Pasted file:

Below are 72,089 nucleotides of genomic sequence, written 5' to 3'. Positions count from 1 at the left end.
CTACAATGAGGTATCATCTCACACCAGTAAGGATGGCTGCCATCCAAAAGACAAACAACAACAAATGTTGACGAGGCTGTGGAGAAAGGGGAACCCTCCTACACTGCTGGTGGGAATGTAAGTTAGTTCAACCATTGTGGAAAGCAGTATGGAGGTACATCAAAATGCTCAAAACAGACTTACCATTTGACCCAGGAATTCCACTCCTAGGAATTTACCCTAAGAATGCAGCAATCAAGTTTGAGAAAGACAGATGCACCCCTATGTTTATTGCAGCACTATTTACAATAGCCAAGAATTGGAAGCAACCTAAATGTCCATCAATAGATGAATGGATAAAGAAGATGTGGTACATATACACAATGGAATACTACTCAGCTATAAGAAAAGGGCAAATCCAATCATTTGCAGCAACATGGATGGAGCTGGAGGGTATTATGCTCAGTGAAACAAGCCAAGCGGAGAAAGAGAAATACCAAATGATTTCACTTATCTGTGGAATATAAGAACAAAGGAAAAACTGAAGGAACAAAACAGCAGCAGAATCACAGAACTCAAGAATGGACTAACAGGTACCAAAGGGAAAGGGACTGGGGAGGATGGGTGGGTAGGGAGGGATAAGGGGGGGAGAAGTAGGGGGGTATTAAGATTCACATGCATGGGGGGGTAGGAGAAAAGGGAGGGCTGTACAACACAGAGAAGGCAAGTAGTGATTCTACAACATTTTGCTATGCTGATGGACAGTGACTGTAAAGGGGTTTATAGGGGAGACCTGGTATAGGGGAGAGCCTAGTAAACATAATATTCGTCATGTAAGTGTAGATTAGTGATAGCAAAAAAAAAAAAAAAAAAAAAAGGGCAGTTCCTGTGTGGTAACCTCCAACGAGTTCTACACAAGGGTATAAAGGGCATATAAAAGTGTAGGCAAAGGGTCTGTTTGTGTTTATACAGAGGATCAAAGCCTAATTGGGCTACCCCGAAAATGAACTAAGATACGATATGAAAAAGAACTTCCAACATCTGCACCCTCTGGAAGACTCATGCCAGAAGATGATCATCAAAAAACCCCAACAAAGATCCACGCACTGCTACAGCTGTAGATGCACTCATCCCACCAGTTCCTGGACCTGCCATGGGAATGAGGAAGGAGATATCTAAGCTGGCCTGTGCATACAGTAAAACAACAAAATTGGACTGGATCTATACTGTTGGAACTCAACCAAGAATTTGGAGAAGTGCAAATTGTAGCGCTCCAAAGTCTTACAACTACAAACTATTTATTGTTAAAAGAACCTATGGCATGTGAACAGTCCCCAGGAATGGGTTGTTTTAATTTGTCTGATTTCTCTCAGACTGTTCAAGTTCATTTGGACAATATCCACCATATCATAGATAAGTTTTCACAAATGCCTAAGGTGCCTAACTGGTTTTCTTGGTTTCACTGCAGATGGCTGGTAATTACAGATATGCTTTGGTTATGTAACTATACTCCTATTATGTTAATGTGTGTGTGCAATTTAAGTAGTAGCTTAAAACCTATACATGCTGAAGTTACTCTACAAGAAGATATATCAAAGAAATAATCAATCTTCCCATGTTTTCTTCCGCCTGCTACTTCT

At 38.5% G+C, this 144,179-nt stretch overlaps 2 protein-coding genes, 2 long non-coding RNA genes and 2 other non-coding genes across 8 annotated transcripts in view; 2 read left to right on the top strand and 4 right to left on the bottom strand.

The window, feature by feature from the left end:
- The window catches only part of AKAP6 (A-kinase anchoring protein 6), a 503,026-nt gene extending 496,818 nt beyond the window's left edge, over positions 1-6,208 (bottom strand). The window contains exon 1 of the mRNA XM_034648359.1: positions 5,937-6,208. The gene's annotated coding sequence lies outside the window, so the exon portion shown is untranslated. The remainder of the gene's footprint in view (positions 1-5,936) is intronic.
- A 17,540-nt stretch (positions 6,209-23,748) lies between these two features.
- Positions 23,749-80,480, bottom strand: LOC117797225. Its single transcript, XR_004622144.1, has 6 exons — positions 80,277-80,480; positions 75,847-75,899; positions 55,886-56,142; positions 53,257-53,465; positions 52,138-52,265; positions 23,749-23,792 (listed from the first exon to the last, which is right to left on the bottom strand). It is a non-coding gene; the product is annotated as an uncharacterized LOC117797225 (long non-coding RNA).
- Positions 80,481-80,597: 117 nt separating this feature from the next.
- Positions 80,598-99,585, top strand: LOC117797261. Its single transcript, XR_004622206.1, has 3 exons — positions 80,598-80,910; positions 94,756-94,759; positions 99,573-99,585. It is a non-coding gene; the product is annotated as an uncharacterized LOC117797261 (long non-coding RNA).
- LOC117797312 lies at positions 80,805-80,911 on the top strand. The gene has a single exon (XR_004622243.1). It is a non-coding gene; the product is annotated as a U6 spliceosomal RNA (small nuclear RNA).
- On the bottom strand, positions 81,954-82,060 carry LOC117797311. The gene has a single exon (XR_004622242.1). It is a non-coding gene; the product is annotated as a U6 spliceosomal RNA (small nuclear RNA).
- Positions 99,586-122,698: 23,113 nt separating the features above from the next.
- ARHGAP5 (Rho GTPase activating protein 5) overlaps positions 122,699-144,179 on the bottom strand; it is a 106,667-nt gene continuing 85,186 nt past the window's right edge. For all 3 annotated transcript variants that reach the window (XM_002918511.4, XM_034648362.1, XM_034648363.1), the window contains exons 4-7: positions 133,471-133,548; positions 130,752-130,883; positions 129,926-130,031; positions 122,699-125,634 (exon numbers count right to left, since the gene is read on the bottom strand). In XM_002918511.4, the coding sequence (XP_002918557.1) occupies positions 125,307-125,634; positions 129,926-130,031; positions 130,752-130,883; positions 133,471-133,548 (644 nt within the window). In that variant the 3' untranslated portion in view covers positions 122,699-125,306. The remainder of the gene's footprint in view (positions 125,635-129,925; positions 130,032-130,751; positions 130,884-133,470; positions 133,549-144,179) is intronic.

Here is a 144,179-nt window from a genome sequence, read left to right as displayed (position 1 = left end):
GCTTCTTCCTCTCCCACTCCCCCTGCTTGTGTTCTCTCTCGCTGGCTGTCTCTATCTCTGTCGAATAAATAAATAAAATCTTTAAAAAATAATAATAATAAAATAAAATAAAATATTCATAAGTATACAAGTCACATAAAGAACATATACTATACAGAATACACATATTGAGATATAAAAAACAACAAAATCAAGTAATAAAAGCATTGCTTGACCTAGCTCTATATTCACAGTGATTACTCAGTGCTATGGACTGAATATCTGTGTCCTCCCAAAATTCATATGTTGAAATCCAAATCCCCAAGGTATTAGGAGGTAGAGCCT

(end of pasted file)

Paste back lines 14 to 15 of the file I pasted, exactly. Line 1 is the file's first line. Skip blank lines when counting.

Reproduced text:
Here is a 144,179-nt window from a genome sequence, read left to right as displayed (position 1 = left end):
GCTTCTTCCTCTCCCACTCCCCCTGCTTGTGTTCTCTCTCGCTGGCTGTCTCTATCTCTGTCGAATAAATAAATAAAATCTTTAAAAAATAATAATAATAAAATAAAATAAAATATTCATAAGTATACAAGTCACATAAAGAACATATACTATACAGAATACACATATTGAGATATAAAAAACAACAAAATCAAGTAATAAAAGCATTGCTTGACCTAGCTCTATATTCACAGTGATTACTCAGTGCTATGGACTGAATATCTGTGTCCTCCCAAAATTCATATGTTGAAATCCAAATCCCCAAGGTATTAGGAGGTAGAGCCT